"The heart will no longer be the cause of most sudden deaths, leaving behind an ever-growing population of the elderly disabled by stroke and vascular dementia ," writes James F. Toole, M.D., and colleagues from Wake Forest University Baptist Medical Center in an editorial in the current issue of the Journal of the American Medical Association (JAMA).
Toole, past president of the International Stroke Federation, says using ultrasound to screen people for narrowed arteries in the neck is the best way to identify people at excess risk for stroke. He recommends that men undergo a baseline ultrasound screening of their carotid arteries between the ages of 50 and 60, depending on their overall health. He says that both men and women with diabetes, hypertension or a family history of stroke all of which increase the risk of stroke should be screened even earlier.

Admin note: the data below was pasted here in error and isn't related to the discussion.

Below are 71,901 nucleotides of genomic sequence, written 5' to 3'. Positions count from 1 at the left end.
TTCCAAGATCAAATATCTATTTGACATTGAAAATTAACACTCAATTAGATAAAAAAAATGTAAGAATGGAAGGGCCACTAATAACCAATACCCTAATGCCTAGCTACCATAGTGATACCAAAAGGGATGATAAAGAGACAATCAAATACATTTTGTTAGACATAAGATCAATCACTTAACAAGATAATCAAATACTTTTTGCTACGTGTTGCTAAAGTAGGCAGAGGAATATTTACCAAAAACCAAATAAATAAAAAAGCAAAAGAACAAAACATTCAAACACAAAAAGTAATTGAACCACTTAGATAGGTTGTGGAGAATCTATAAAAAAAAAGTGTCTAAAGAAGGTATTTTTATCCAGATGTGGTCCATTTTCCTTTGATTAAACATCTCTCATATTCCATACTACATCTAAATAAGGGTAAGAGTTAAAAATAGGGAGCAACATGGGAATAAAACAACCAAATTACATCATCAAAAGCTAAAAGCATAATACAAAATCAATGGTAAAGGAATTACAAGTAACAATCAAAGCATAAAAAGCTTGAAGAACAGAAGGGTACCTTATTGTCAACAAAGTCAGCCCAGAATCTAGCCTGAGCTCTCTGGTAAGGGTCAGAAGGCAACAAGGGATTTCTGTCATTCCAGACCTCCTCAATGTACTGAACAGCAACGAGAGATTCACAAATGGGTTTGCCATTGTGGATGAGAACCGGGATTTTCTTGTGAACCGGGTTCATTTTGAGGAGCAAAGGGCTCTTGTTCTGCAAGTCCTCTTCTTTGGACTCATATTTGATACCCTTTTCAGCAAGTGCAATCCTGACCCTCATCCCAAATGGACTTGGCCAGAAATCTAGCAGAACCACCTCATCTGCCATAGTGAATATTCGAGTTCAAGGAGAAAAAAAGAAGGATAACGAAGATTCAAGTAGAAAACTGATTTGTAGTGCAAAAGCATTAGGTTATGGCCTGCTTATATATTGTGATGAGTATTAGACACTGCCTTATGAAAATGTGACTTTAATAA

The North Carolina Stroke Association chapter of the National Stroke Association has conducted a pilot study using ultrasound to screen people for stroke. The results are currently being evaluated.
More than 500,000 new strokes occur each year in the United States, and it has been estimated that carotid artery disease may be responsible for 20 percent to 30 percent of them.
"The critical dilemma is how best to identify patients at excess risk for stroke before events occur," writes Toole in JAMA.
In an editorial in the British Medical Journal in September, Toole, a professor of neurology at Wake Forest Baptist, said that screening is the best way to identify vessel disease that is pre-clinical, or before symptoms develop.